Copyright © The Associated Press. All rights reserved. This material may not be published, broadcast, rewritten or redistributed.

AP

substation...
Associated Press

Puyallup man accused in substation vandalism is released from custody

A federal judge issued the order for Matthew Greenwood, 32, after renewed efforts by his attorney to get Greenwood into a drug-treatment facility.
24 hours ago
FILE - The sun dial near the Legislative Building is shown under cloudy skies, March 10, 2022, at t...
Associated Press

Democrats in Washington state choose Conrad as new leader

The Washington State Democratic Party has chosen Shasti Conrad, the former leader of King County Democrats, as its new chair.
24 hours ago
FILE -- Police block a protest against the jailing of opposition leader Alexei Navalny in Yekaterin...
Associated Press

Global report highlights link between corruption, violence

BERLIN (AP) — Most of the world continues to fail to fight corruption with 95 % of countries having made little to no progress since 2017, a closely watched study by an anti-graft organization found Tuesday. Transparency International’s 2022 Corruption Perceptions Index, which measures the perception of public sector corruption according to experts and businesspeople, […]
24 hours ago
Morning service concludes in the annex of the Cathedral Notre Dame du Congo in Kinshasa, Democratic...
Associated Press

Pope’s Africa trip spotlights conflict, and church’s future

VATICAN CITY (AP) — Pope Francis is opening a six-day visit to Congo and South Sudan on Tuesday, aiming to bring a message of peace to two countries riven by poverty, conflict and what Francis has called a lingering “colonialist mentality” that still considers Africa ripe for exploitation. Aid groups are hoping Francis’ trip will […]
24 hours ago
Currency traders watch monitors at the foreign exchange dealing room of the KEB Hana Bank headquart...
Associated Press

Asian shares fall in muted trading ahead of Fed meeting

TOKYO (AP) — Asian shares mostly fell in muted trading Tuesday as investors awaited decisions on interest rates and earnings reports from around the world. Traders were awaiting the U.S. Federal Reserve’s decision on interest rates, expected on Wednesday. They also were watching for indicators on the Chinese economy, the region’s key engine for growth. […]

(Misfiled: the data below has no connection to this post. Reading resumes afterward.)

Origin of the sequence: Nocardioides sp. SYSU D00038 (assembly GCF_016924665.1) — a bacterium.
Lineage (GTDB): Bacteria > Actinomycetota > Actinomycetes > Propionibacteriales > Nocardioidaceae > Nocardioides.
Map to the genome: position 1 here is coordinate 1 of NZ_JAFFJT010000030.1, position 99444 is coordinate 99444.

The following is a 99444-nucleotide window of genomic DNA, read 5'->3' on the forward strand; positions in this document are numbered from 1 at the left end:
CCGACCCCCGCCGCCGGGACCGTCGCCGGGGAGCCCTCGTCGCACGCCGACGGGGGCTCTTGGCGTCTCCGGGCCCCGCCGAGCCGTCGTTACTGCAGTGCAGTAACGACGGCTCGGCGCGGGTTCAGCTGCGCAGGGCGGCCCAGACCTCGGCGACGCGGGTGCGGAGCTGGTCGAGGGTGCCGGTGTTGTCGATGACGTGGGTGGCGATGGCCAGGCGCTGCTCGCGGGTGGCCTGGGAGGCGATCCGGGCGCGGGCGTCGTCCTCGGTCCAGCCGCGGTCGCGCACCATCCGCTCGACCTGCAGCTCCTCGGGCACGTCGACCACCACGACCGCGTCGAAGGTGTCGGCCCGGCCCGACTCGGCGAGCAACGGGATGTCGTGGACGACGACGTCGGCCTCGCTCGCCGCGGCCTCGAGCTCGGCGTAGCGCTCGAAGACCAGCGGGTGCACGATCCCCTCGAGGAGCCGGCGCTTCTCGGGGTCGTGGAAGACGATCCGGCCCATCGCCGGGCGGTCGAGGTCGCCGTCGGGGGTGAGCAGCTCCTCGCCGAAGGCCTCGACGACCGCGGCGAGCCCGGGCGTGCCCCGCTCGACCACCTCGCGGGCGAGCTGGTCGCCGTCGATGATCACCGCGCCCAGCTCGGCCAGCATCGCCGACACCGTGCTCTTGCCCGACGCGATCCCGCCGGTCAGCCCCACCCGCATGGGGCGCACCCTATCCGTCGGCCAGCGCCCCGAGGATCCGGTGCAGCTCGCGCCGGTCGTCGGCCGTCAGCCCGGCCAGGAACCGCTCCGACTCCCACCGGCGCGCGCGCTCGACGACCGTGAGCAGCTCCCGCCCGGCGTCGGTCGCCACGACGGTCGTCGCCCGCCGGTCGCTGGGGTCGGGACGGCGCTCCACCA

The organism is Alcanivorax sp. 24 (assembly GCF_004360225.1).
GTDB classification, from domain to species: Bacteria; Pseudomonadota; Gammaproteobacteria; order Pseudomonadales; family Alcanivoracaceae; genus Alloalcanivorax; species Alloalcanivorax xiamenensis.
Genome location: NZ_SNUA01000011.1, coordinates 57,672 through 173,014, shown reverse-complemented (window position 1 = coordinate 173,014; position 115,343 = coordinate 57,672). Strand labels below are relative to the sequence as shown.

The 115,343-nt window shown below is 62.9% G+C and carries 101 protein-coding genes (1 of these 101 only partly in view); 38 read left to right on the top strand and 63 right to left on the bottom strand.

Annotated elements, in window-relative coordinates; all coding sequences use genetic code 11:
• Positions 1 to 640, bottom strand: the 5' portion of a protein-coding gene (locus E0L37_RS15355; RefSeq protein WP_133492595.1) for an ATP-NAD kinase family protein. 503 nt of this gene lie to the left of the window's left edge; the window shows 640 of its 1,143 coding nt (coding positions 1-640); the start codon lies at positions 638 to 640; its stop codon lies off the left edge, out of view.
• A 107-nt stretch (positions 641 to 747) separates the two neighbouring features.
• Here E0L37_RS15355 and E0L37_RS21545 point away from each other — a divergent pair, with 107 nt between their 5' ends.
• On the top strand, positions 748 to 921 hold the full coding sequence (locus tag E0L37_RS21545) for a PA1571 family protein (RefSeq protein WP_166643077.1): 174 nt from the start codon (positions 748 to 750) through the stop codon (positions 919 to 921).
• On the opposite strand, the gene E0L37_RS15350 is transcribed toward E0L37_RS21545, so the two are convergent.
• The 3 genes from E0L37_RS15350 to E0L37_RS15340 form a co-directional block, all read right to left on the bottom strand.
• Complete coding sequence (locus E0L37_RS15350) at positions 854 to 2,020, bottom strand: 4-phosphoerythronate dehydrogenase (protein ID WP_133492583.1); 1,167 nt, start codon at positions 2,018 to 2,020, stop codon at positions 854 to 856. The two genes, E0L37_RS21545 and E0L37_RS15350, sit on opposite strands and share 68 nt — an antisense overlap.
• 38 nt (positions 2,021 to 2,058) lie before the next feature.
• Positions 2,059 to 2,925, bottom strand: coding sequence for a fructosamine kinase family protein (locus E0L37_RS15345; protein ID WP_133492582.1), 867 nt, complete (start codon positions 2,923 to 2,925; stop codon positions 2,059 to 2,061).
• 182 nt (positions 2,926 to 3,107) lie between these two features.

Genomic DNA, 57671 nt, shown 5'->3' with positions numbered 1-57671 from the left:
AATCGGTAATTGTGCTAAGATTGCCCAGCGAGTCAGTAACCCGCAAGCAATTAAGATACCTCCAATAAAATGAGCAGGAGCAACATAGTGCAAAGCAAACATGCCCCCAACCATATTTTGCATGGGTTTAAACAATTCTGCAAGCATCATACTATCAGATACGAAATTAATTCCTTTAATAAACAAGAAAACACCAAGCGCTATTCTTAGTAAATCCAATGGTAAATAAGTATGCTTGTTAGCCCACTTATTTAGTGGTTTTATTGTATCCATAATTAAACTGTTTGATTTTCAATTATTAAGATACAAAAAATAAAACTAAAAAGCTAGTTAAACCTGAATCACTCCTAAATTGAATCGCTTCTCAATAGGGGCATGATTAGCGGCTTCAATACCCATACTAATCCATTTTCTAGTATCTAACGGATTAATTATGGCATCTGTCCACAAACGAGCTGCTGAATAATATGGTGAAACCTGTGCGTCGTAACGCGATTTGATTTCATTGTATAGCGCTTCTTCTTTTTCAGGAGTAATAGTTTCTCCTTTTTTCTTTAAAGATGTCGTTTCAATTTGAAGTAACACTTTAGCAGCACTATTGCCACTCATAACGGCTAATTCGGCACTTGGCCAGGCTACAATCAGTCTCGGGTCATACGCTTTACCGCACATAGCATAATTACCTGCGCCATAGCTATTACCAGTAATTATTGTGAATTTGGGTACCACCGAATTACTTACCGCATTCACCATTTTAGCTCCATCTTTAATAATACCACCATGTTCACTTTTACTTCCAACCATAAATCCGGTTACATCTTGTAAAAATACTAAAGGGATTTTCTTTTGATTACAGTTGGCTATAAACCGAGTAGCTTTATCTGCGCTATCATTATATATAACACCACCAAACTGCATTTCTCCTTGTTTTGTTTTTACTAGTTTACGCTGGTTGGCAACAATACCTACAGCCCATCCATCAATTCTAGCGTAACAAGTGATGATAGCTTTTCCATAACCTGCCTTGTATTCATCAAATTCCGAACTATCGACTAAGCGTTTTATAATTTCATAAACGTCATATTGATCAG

24 hours ago
Private and home school students, their parents and advocates crowed part of the second floor of th...
Associated Press

‘School choice’ is culture-war focus for Kansas lawmakers

TOPEKA, Kan. (AP) — Top Republican legislators in Kansas are focusing on helping conservative parents remove their children from public schools over what’s taught about gender and sexuality rather than pursuing a version of what critics call Florida’s “Don’t Say Gay” law. A proposal to allow parents to use state tax dollars to pay for […]
24 hours ago

Sponsored Articles

safety from crime...

As crime increases, our safety measures must too

It's easy to be accused of fearmongering regarding crime, but Seattle residents might have good reason to be concerned for their safety.
Comcast Ready for Business Fund...
Ilona Lohrey | President and CEO, GSBA

GSBA is closing the disparity gap with Ready for Business Fund

GSBA, Comcast, and other partners are working to address disparities in access to financial resources with the Ready for Business fund.
SHIBA WA...

Medicare open enrollment is here and SHIBA can help!

The SHIBA program – part of the Office of the Insurance Commissioner – is ready to help with your Medicare open enrollment decisions.
Lake Washington Windows...

Choosing Best Windows for Your Home

Lake Washington Windows and Doors is a local window dealer offering the exclusive Leak Armor installation.
Anacortes Christmas Tree...

Come one, come all! Food, Drink, and Coastal Christmas – Anacortes has it all!

Come celebrate Anacortes’ 11th annual Bier on the Pier! Bier on the Pier takes place on October 7th and 8th and features local ciders, food trucks and live music - not to mention the beautiful views of the Guemes Channel and backdrop of downtown Anacortes.
Swedish Cyberknife Treatment...

The revolutionary treatment of Swedish CyberKnife provides better quality of life for majority of patients

There are a wide variety of treatments options available for men with prostate cancer. One of the most technologically advanced treatment options in the Pacific Northwest is Stereotactic Body Radiation Therapy using the CyberKnife platform at Swedish Medical Center.
Biden pardons 6 convicted of murder, drug, alcohol crimes